The waveforms of IFIG. 5 are merely illustrative and not intended as limiting or drawn to scale, for example,

the test is illustrated in the start period of the teletype Wave but in fact was operated in t-he stop period; and

for the values assumed the sweep period is illustrated vlonger than actually required While the test pulse is illustrated longer than would be suitable to avoid excessive overlap `of pulses on the indicator.

The Price publication also includes a delayed reference species which requires double delay lines, one for each of mark and space reference functions, but does involve part ofthe saving in correlators as in the present improvement. It combines the prevailing multipath Weight and phase effects into these reference signals before a single correlation for each .of mark and space signals, rather than correlating in each tap circuit before weighting. The reason for maximum economy in the present improvement -is that the multipath correction is provided on one path of each tap circuit used for both the alternative mark and space signals, avoiding duplication for actual Ior reference signals used effectively only half the time.

The particular values are only illustrative and could be varied Widely without altering the overall mode of operation. Many variations in the system would also be apparent to those skilled in the art.

What is claimed is:

1. In a receiver for a Wideband correlation communication system for transmitting digit-al information identied by selectively transmitted plural functions thru a communication channel subject to propagation of multipath signals delayed in several amounts according to a delay pattern which is repeated in similar form for successive digital signal periods,

having a tapped delay line for said signals with outputs connected to various tap circuits,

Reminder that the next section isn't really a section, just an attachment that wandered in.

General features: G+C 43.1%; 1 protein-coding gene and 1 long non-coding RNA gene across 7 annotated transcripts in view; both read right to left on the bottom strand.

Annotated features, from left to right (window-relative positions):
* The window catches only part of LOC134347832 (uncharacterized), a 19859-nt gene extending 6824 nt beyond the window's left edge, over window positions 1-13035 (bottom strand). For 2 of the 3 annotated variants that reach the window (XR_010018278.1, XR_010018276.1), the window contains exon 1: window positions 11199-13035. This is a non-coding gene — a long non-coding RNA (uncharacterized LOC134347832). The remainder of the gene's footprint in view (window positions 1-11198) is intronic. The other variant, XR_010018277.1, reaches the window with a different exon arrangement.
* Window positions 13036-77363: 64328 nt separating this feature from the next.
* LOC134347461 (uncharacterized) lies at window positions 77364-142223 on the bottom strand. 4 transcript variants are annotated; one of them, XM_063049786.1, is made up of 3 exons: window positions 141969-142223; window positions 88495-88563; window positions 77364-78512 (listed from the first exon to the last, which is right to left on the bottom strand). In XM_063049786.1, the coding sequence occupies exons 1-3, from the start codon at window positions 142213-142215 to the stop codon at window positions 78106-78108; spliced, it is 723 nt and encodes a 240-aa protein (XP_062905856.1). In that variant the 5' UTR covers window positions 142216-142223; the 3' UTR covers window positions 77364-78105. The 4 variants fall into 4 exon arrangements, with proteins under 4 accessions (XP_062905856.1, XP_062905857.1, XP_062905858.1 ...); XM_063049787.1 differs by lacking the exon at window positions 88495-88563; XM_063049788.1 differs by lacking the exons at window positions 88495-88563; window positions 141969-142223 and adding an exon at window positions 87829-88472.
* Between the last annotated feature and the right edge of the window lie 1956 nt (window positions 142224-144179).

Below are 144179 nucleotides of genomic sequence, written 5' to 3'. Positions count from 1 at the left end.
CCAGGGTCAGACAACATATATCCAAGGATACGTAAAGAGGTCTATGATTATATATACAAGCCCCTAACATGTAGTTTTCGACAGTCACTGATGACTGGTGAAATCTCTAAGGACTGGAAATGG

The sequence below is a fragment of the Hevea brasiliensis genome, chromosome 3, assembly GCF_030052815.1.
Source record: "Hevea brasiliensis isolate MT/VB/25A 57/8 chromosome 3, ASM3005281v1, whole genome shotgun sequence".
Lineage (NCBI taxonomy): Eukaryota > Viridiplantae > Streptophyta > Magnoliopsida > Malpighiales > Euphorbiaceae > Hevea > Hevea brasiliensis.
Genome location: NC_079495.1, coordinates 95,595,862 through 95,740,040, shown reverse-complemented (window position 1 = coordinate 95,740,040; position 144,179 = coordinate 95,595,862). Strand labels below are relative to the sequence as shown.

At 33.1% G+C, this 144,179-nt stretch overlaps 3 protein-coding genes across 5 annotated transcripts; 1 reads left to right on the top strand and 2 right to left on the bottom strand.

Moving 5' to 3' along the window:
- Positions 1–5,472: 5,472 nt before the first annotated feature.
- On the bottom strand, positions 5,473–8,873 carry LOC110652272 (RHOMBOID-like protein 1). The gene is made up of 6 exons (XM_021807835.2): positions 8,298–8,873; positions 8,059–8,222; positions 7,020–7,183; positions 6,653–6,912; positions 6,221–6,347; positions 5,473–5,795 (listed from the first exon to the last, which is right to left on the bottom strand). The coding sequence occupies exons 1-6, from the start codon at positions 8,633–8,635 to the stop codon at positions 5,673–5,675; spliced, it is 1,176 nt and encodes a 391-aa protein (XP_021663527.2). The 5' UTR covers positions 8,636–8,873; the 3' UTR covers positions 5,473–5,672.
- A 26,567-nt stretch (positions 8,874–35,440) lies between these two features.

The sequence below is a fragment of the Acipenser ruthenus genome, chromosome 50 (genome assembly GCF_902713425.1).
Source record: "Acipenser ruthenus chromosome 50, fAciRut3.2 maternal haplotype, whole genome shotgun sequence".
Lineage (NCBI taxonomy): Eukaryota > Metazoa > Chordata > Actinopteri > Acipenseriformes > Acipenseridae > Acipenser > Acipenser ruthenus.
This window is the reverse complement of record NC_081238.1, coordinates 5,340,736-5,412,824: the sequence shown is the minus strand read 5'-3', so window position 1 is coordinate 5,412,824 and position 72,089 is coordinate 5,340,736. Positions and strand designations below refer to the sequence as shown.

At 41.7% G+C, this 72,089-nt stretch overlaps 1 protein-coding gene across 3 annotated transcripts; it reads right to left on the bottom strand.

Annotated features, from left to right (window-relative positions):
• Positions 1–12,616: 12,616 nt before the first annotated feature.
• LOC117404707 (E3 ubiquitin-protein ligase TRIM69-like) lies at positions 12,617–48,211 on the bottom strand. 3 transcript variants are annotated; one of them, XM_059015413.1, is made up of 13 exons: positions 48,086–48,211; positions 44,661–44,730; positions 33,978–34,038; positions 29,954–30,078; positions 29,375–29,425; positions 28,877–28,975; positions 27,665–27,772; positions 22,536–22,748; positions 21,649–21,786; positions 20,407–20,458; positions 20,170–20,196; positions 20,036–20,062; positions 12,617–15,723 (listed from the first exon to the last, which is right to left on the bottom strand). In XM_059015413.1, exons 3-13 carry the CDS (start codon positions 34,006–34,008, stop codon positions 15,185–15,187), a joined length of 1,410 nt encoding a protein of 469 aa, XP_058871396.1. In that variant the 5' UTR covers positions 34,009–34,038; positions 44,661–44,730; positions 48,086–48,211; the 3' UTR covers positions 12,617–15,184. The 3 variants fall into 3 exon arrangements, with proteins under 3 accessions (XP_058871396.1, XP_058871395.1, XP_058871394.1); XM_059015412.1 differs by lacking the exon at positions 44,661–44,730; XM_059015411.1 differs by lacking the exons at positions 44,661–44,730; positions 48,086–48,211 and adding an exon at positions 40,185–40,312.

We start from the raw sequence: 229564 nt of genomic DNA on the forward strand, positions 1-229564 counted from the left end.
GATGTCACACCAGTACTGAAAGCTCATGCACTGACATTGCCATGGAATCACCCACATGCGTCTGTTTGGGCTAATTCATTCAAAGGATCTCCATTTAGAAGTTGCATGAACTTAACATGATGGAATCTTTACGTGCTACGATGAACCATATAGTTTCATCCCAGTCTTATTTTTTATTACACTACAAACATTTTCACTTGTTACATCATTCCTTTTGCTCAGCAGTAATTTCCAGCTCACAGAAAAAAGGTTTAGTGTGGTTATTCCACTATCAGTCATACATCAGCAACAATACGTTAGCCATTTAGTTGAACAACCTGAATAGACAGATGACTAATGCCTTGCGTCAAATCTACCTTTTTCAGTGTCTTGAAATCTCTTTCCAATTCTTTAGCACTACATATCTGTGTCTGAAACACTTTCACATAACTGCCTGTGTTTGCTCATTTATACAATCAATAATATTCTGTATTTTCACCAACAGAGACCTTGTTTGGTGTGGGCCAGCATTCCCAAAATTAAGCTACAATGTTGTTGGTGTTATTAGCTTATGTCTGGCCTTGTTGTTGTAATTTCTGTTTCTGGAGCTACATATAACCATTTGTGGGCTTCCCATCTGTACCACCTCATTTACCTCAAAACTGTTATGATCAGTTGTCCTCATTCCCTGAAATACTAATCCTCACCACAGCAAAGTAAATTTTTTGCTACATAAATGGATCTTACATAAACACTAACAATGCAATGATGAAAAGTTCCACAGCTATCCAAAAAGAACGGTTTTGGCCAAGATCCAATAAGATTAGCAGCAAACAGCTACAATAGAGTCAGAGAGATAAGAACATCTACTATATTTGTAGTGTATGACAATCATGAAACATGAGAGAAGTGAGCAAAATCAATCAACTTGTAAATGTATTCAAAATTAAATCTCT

a source of corresponding plural receiver functions for correlation With said signals,

means to combine said plural receiver functions,

lmeans in each tap circuit to correlate the received signal with said combined functions to produce a measuring output of sustained amplitude and phase corresponding t-o the prevailing long term correlation in said tap circuit as `determined by prevailing path delays,

means to recombine the delay line .tap output'with said measuring output to provide output signals from each tap circuit `of weighted amplitude and phase determined by the measuring output,

such that all tap circuit outputs are in a common phase relation to be combined on a common bus,

and means to correlate the combined output on said bus with the separate plural functions to determine which of such plural functions had been transmitted, whereby the several multipath components contribute to an output of maximum signal to noise ratio,

said digital signal periods including information and synchronizing periods, the combination with said delay line, measuring means, and recombining means, of means to exclude said received signal from said delay line during a substantial part of a synchronizing period and to apply a brief test signal t-o said delay line during such part,

and display means responsive to the amplitude of the successive signals on said common bus provided by propagation of said test signal along said line to said successive tap circuits, as combined with said measuring output in said recombining means, to reveal the prevailing multipath profile.

2. In a receiver as in claim 1 having further means responsive .to a lesser measuring output amplitude of each tap circuit than the average measuring output amplitude of all tap circuits to prevent the measuring output of said tap circuit from recombining with the received signal delay line tap output,

thereby excluding noise produced by those tap circuits Whose signal contributions would be less than average,

means to overcome said preventing means during said substantial pant `of a :synchronizing period,

thereby including an indication of amplitude from all tap circuits, Whether greater or less than average.

pp. 555-570 (pp. 558 and 566 relied on).

DAVID G. REDINBAUGH, Primary Examiner.

JOHN W. CALDWELL, Examiner.

Patent Citations
Cited PatentFiling datePublication dateApplicantTitle
US3168699 *Jun 10, 1959Feb 2, 1965Gen Atronics CorpCommunication techniue for multipath distortion
Referenced by
Citing PatentFiling datePublication dateApplicantTitle
US3475684 *Jun 16, 1965Oct 28, 1969Emi LtdInterrogating apparatus for determining optimum frequency for radio communication
US5237586 *Mar 25, 1992Aug 17, 1993Ericsson-Ge Mobile Communications Holding, Inc.Rake receiver with selective ray combining
Classifications
U.S. Classification375/348, 324/76.35, 455/303, 324/88
International ClassificationH04L1/00
Cooperative ClassificationH04L1/00
European ClassificationH04L1/00